I am not, as one may say, a camp person. I mean, obviously I went to summer camp—I was raised as a middle-class Jew in late 20th century America (and in that vein, you might as well question whether or not I breathe air or eat food, too). But I never exactly lived it as it seemed like so many of my bunkmates did.
Most year before sleepaway camp began, I’d pack my splintery wooden trunk without putting up too much of a fight, but I wasn’t exactly counting down the days until the first session began. Camp was fine and pretty much everyone there was perfectly nice, but the entire construct of it was inherently antithetical to my many childhood and adolescent peculiarities: my discomfort with having others in my private space; my hatred for structured activities; my deep ambivalence toward the things that the other inmates (a term my mother strongly suggested I stop using in my infrequent letters home) seemed not to question, like the bonding nature of group bathroom excursions, or the genius of the band Phish, or the ultimate morality of Zionist thought in a post-colonial world.
Upon arrival at camp one year, I spent my mental and physical energy figuring out ways to make it bearable for myself. One year, I stealthily signed up for only two activities—horseback riding, and arts and crafts. (And I participated in these activities with enthusiasm; if you know me, you’ll know that animals and craft projects are basically what I live for). Then, Ispent the rest of my time happily lying out by the camp’s single, chlorinated pool re-reading Night by Elie Wiesel, the only book available for sale in the commissary. I managed to keep this up for almost a full week before my activities were discovered and I was shunted into some godforsaken volleyball chug.
Another year, I educated myself so thoroughly on the presentation of the symptoms of Irritable Bowel Syndrome that I managed to convince one of the counselors that I would need to report to the camp nurse directly following lunch, thereby ingeniously missing the mandatory after-lunch ruach session. Hence, I arrived in the air-conditioned haven of the infirmary exactly on time for The Bold and the Beautiful.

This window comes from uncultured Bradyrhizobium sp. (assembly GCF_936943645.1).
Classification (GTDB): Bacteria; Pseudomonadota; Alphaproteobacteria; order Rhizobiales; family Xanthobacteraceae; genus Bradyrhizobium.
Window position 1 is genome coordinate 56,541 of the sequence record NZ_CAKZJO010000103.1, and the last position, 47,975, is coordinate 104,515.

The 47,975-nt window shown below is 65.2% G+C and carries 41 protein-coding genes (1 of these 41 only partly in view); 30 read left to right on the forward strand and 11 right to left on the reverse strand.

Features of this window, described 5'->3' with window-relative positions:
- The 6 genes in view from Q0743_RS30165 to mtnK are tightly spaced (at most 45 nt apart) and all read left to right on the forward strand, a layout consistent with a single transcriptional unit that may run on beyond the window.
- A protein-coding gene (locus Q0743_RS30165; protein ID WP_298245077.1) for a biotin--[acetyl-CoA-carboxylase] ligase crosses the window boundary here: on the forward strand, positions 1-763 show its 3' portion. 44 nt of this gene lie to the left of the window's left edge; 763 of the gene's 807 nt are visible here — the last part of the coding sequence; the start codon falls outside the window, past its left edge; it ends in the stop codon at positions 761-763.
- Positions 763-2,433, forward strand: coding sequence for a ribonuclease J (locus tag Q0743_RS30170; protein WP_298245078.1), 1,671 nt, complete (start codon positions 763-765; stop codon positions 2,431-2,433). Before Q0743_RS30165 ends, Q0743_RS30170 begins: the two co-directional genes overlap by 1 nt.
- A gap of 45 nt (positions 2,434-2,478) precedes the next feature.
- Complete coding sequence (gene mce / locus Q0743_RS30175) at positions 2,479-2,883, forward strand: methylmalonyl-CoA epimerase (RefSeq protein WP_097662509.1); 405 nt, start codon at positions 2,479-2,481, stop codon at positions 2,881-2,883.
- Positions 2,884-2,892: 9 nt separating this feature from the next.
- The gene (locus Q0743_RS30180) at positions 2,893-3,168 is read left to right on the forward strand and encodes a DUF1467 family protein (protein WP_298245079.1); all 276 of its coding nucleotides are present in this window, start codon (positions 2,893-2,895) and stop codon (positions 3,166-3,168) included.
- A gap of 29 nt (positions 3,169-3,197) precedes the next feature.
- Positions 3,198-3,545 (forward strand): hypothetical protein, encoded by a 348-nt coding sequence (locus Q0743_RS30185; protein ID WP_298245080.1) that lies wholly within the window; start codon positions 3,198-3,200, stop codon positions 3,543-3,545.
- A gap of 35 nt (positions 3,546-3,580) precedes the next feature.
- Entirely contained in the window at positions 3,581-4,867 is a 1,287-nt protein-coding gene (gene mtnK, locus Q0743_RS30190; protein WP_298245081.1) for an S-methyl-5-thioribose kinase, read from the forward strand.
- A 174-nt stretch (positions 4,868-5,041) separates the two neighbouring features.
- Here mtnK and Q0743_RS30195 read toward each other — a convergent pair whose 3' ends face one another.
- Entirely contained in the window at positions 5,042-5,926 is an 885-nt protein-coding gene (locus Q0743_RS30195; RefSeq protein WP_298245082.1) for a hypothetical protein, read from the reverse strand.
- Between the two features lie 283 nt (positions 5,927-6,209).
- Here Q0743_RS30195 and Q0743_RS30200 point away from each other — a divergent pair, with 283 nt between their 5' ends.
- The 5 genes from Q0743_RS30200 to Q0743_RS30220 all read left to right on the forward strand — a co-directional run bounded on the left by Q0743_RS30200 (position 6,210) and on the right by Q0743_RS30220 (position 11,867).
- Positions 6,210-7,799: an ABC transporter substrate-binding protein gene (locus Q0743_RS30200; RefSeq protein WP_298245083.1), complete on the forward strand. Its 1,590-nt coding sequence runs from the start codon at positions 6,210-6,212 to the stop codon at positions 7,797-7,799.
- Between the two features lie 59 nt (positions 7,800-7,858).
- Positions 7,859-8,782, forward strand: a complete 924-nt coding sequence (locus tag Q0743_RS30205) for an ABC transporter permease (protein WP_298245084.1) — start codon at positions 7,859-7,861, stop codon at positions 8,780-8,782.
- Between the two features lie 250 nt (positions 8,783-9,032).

In short, I spent most of my time at camp pretending I wasn’t at camp.
Perhaps that’s why, that as hilarious as I find the new Netflix series Wet Hot American Summer: First Day of Camp, as well as the film on which it was based, I see here and there some glimmers of recognition, but feel little nostalgia while viewing them. That is, until the appearance of one character: the visiting Israeli soccer counselor/resident sex object, Yaron, who is played by David Wain, the director and co-writer of the series.
Forget for a minute Yaron’s perfect costuming—the wild hair, the Naot sandals—and Wain’s shockingly flawless Israeli accent right down to the guttural “r’s” and oddly sibilant “s’s.” His presence—his entire person—is so eerily accurate, so freakishly right, and so utterly un-mined in American comedy (Don’t Mess With the Zohan notwithstanding) that I actually screamed when he appeared on the screen. Of course! The Israeli guy! There was always an Israeli guy at camp! And it was always the same guy—a little bit older, a little bit hippy-ish, and with far, far more comfort with his body and sexuality than any neurotic, Jewish-American teenager could ever dream of having.
The sex part: that’s what WHAS gets particularly right. It was always a major part of any camp experience (the third thing, along with the horses and the lanyard making, that made the entire thing bearable for me), and the Israeli boys—they were always boys, at least as far as I remember—who were never quite counselors, and never quite teachers or in any position of authority that they could officially abuse, injected (pardon the pun) more than a healthy dose of it on whichever girl(s) they chose to pursue. (For Wain’s Yaron, Lake Bell’s Donna Berman, of the studied bohemian vibe and newly-discovered interest in her Jewish identity, is the perfect muse/victim.)
Camp was full of nice Jewish boys, but the Israelis made you feel sexy, and it’s not until I was watching Yaron that I quite understood why. It was a truth universally acknowledged—at least where I come from—that for the vast majority of the year, most Jewish boys had virtually no sexual interest in the Jewish girls they knew, and even if you weren’t particularly interested in buying whatever it was those guys were selling, it always felt vaguely insulting to be considered automatically out of medal contention just because some Lutheran girl had agreed to show up to her little brother’s bar mitzvah party.
At camp, Jewish boys would hook up with Jewish girls because they had no other choice—you know, like prison. But to the Israelis, living as they did in eternal Jewish summer camp, you weren’t a Jewish girl—the automatic second choice—the kind of person they’d figured they resignedly marry in order to make their parents happy. To them, you were just a girl, with all the power and mystery that entailed, which in turn made the American Jewish boys feel inadequate, un-masculine, unwanted.
Which brings me to my conclusion: at camp, Israeli guys were to American Jewish boys, as Gentile girls were to Jewish girls the rest of the year. Yaron, and all those many Yarons just like him, were the shikses of summer. It’s too bad there was only ever one to go around.